This invention relates to a golf ball comprising a solid core, an intermediate layer, and a cover, and more particularly, such a golf ball wherein the cover is formed of a specific diamine complex ionomer resin so that the ball is improved in flight performance, hitting feel and durability.

2. Prior Art

Various types of golf balls are available in the market. The majority of the ball market is shared by two-piece solid golf balls in which a rubber base core is enclosed with a cover of ionomer resin or the like and wound golf balls in which a wound core having thread rubber wound on a solid or liquid center is enclosed with a cover.

Most average golfers favor two-piece solid golf balls because of superior flight performance and durability. The two-piece solid golf balls, however, have the drawback that hitting feel is hard and controllability is low because of quick separation of the ball from the club head. Thus many professional golfers and low-handicap players prefer wound golf balls to two-piece solid golf balls. The wound golf balls are superior in feel and control, but inferior to two-piece solid golf balls in flight distance and durability.

Under the present situation that two-piece solid golf balls and wound golf balls have contradictory characteristics as mentioned above, players make a choice of golf balls depending on their own skill and preference.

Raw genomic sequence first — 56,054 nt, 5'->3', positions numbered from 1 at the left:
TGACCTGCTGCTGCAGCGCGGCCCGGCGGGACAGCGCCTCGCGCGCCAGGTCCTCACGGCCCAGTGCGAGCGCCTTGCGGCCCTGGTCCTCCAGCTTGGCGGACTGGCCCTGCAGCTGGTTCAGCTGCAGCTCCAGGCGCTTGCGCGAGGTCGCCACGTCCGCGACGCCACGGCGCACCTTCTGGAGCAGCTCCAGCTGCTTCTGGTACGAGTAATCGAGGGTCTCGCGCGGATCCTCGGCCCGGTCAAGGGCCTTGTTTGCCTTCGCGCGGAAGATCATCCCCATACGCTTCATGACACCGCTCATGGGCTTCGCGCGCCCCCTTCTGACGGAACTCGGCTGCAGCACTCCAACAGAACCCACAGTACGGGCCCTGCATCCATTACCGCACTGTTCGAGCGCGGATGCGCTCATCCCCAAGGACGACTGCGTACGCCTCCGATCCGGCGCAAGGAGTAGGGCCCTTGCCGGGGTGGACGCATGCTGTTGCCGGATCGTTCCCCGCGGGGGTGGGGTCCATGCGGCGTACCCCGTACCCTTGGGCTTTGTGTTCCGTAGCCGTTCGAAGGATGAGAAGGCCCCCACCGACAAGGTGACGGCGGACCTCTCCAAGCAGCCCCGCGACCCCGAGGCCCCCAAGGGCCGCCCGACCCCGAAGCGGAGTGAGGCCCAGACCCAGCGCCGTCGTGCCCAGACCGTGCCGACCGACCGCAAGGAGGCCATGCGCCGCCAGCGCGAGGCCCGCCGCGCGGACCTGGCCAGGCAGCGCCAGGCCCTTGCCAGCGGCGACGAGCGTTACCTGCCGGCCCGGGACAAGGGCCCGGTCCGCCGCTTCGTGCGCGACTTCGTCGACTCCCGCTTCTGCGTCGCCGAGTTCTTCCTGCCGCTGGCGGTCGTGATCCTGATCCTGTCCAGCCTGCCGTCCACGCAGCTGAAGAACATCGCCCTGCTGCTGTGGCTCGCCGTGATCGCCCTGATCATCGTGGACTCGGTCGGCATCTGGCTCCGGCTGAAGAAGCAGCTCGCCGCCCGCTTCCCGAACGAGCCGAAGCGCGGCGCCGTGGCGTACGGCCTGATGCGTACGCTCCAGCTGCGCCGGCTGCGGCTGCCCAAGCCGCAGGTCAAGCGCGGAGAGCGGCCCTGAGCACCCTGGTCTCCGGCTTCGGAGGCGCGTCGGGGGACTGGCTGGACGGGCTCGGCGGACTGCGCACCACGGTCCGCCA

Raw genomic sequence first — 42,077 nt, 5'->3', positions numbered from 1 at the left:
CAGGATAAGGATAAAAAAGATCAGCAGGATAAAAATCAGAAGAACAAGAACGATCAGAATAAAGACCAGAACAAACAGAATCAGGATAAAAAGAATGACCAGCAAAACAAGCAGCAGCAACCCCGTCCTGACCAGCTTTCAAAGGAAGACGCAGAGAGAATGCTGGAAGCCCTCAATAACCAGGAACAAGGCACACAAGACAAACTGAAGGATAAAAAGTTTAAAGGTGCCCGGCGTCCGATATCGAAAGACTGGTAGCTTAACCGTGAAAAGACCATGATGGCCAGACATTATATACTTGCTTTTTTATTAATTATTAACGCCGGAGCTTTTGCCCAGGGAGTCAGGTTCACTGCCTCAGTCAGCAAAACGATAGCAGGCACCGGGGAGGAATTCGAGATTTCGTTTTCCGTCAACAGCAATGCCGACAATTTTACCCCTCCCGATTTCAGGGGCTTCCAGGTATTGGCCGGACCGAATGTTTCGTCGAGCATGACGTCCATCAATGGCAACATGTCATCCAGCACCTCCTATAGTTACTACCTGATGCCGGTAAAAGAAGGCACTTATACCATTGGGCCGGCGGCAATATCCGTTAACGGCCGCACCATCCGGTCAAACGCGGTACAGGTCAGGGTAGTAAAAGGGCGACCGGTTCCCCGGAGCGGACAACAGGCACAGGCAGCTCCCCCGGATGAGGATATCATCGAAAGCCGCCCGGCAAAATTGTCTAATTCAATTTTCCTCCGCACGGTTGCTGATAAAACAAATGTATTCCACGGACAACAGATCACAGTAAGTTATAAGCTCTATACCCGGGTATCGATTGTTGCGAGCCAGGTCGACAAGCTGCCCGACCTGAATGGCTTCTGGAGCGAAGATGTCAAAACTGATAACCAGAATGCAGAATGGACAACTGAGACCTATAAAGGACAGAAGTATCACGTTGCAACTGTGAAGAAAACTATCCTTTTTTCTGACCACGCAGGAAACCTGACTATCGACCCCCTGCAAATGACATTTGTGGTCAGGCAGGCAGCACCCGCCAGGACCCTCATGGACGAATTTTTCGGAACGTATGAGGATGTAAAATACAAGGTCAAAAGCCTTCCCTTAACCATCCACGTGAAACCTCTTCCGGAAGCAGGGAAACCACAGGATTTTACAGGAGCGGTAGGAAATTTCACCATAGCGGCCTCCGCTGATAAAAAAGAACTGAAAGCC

In order to develop solid golf balls having a feel approximate to the wound golf balls, various two-piece solid golf balls of the soft type have been proposed. To obtain such two-piece solid golf balls of the soft type, soft cores are used. Softening the core can reduce resilience, deteriorate flight performance, and substantially lower durability, resulting in two-piece solid golf balls which not only fail to possess their characteristic excellent flight performance and durability, but also lose actual playability. Differently stated, while the structure of conventional two-piece solid golf balls is determined by the desire to optimize three factors, softness, resilience and durability, an attempt to improve one of these factors tends to sacrifice the remaining factors.